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All of his cabinet appointees are climate change sceptics whose claims that the scientific evidence is inconclusive are plainly ludicrous. The world is warming and they know it. We cannot afford to waste another four years debating whether the world is warming. This man with no political experience and no popular majority is appointing people to his cabinet who will make radical changes that will adversely affect the lives of the very people who voted for him in the vain expectation that he would fulfil his promises to improve their lot. Why should people not protest? Trump’s real ruling-class hostility toward the working class was demonstrated by his vile attack on Chuck Jones, a union leader in Indiana who had dared to criticize him. Jones said he began receiving death threats following Trump’s tweetstorm.

Stephen Bannon

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We cannot expect Trump to be able or willing to spend much time on thinking about running the country. That will be too boring for him. He has appointed as “chief strategist” Steve Bannon, former executive of conservative news site Breitbart, who has been called racist, anti-Semitic and a white nationalist. House minority leader Nancy Pelosi said of Bannon’s appointment: “There must be no sugar-coating the reality that a white nationalist has been named chief strategist for the Trump administration.”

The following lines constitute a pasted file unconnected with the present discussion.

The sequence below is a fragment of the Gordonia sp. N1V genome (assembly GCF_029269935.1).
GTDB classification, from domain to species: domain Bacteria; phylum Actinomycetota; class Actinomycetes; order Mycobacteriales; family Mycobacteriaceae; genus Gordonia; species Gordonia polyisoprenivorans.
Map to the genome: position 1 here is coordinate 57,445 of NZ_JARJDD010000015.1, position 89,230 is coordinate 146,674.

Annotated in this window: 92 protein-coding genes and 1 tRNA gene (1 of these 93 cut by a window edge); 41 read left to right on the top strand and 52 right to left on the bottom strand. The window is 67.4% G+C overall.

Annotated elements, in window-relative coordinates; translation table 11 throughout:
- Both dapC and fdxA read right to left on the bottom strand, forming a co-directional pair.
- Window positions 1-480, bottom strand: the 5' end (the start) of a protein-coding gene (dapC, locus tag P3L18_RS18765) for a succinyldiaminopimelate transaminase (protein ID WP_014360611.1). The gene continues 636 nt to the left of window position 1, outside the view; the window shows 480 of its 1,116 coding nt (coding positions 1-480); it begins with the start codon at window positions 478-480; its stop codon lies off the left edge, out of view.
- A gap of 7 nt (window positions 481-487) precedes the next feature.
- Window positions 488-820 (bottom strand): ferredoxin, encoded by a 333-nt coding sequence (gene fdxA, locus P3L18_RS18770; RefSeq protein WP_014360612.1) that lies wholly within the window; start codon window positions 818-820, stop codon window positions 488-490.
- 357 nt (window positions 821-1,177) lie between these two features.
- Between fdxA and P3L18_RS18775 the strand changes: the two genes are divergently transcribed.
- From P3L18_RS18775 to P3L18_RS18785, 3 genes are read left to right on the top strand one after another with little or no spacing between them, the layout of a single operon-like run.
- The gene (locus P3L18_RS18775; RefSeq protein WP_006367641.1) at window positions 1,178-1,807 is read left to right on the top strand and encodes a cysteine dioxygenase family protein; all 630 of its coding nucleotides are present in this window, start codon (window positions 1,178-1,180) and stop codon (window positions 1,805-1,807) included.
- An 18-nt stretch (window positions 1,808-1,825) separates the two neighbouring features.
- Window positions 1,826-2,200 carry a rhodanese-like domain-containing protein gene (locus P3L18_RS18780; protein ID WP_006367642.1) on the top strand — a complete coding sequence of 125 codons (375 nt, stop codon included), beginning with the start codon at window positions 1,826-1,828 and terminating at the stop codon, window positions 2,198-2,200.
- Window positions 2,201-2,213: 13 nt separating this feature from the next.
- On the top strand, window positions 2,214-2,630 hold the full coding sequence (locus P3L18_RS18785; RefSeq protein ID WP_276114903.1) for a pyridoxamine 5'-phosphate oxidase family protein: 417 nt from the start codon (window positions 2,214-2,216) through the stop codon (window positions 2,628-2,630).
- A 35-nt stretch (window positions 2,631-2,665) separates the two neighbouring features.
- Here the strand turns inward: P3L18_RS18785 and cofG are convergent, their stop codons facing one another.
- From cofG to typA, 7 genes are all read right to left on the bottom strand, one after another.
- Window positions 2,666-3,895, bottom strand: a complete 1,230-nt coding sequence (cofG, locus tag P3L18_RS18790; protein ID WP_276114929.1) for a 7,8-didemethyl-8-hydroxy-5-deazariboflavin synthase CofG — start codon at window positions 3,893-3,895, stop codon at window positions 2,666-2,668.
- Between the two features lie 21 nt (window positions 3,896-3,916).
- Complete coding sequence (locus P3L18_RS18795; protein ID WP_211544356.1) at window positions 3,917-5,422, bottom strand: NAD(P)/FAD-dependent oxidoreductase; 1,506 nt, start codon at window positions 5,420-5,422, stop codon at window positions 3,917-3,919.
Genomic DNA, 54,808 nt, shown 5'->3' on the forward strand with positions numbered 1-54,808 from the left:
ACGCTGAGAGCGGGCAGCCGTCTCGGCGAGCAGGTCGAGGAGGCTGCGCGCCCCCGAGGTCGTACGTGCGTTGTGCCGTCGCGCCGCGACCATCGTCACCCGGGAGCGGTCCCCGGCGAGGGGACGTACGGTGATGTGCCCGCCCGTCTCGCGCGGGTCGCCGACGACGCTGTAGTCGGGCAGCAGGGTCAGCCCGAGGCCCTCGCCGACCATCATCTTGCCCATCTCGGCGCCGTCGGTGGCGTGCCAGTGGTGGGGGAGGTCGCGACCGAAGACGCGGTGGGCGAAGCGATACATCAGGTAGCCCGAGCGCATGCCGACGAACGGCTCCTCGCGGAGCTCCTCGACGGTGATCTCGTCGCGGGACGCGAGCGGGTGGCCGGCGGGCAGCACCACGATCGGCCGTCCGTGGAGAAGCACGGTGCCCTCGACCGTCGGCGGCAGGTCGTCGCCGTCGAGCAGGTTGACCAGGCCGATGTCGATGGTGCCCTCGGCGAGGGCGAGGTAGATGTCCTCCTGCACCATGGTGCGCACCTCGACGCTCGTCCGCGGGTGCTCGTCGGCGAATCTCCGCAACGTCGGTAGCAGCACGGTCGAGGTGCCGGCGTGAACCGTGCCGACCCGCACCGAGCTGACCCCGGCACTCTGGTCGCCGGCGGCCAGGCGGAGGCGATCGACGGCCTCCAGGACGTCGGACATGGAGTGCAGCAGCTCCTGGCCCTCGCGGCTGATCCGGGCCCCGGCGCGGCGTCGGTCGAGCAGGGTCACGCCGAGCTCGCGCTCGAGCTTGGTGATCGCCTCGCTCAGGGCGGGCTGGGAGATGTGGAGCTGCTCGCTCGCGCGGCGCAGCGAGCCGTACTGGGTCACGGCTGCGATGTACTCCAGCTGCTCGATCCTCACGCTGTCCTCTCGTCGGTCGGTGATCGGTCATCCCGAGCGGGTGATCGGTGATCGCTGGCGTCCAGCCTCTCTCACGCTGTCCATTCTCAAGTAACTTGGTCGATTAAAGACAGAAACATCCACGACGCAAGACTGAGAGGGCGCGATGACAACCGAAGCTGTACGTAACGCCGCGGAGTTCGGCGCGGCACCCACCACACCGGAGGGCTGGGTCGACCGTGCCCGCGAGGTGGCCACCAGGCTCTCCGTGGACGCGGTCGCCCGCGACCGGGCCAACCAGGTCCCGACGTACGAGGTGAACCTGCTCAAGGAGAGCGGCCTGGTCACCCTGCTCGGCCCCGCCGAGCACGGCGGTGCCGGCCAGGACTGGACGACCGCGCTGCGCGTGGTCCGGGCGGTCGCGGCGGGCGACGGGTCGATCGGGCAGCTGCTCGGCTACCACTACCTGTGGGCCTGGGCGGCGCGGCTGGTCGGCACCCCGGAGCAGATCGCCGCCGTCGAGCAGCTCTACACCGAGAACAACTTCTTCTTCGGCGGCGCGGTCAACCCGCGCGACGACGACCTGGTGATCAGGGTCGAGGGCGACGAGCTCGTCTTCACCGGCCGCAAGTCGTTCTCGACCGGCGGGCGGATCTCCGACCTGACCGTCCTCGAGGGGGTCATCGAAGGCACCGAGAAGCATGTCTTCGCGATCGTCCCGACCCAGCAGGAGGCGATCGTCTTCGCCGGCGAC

Michael Flynn

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Nixon was notorious for barking outrageous orders when angry or drunk. His aides knew his moods well enough to ignore those orders and he expected them to be ignored. One might like to console oneself that an incompetent or mentally challenged president might be restrained by the common sense and caution of his team.  Trump has said: “Let it be an arms race. We will outmatch them at every pass and outlast them all.” Donald Trump will have his finger on the nuclear button.  On November 18, 2016, Trump announced that Michael Flynn would serve as National Security Advisor. The national-security adviser is the person the President turns to when he thinks he might want to do some bombing. A retired army lieutenant general, Flynn previously ran the Defense Intelligence Agency but lost his job after two years because of clashes with officials.